Las Vegas Exec Who Subsidized Gambling with $1.5 Billion Ponzi Scheme Guilty of Fraud
Posted on: November 29, 2018, 10:47h.
Last updated on: November 29, 2018, 10:47h.
A Las Vegas CEO who funded a luxury gambling lifestyle through a $1.5 billion Ponzi scheme was found guilty of fraud and money laundering by a jury in Nevada on Tuesday.
Japanese-American Edwin Fujinaga, 72, bilked thousands of mainly Japanese citizens into investing into his company MRI International. Investors believed they were plowing their money into a firm that purchased unpaid medical accounts from health care providers at knock-down prices before collecting payments from insurance companies.
They were hoodwinked by glossy brochures and marketing campaigns in leading business magazines that promised 6 to 9.6 percent returns in Japanese yen and 6.5 to 10.3 percent in US dollars over two to five years.
For Japanese savers frustrated by years of domestic baseline interest rates, it was a tempting offer. But it was all a sham. Despite its impressive Las Vegas headquarters and a sales office in Tokyo, MRI was nothing more than a classic Ponzi scheme.
According to prosecutors, Fujinaga spent less than two percent of the funds he took from over 10,000 investors on buying medical accounts. And like all Ponzi schemes, this one came crashing down.
In April 2012, Japan’s Securities and Exchange Surveillance Commission cancelled MRI International’s asset management license and began an investigation into the company. In July 2013, the Tokyo District Court seized assets in Japan worth approximately $3 million.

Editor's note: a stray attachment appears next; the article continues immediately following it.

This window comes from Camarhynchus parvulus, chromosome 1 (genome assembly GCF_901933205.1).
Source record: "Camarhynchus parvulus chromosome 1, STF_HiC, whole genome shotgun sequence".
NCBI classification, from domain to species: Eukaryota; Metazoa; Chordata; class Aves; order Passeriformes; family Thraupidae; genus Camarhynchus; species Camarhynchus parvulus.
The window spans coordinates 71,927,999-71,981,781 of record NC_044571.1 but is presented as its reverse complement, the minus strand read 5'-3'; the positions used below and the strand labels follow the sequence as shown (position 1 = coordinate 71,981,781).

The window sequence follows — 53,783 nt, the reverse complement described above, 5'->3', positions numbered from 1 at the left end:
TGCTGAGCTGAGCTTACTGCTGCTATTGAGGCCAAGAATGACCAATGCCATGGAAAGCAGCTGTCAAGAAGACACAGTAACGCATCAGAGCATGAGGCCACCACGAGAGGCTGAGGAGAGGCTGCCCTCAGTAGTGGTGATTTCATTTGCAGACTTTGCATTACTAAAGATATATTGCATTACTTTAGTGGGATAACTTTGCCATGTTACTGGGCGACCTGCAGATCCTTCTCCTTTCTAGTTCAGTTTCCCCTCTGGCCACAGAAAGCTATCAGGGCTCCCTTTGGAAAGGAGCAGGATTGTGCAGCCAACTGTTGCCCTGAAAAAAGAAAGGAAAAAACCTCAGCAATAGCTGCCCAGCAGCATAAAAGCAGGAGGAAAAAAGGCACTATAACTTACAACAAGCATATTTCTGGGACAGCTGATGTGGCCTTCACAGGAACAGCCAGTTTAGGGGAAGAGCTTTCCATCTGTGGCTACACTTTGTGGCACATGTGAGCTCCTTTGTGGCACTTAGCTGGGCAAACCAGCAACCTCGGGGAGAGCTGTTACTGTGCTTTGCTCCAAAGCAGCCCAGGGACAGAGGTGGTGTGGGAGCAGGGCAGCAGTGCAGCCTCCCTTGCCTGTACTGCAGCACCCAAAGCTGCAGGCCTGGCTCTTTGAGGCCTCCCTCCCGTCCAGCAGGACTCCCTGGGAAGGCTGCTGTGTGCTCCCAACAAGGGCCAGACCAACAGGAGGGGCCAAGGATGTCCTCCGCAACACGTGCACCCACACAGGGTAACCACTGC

In September 2013, the US Securities and Exchange Commission sued MRI accusing it of operating “an extensive and egregious Ponzi scheme.” In 2015, the company was ordered to pay more than $580 million to resolve the civil case.
Several months later, Fujinaga and two other MRI executives were arrested by the FBI. A federal indictment accused them of owing around 8,000 investors $1.5 billion (after 2,000 early investors had been paid) and of using the money to “subsidize their gambling” habits and for other personal expenses.
“[Fujinaga] used the balance of investors’ funds for impermissible business and lavish personal expenses, such as a private jet; a mansion on a Las Vegas golf course; real estate in Beverly Hills, California wine country, and Hawaii; and luxury cars from Bentley, McLaren, and Bugatti,” said the DOJ on Wednesday.
Fujinaga’s trial before Chief Judge Gloria Navarro of the US District Court for the District of Nevada lasted five weeks. The jury took less than three hours to find the defendant guilty of eight counts of mail fraud, nine counts of wire fraud, and three counts of money laundering. He will be sentenced on March 9 next year.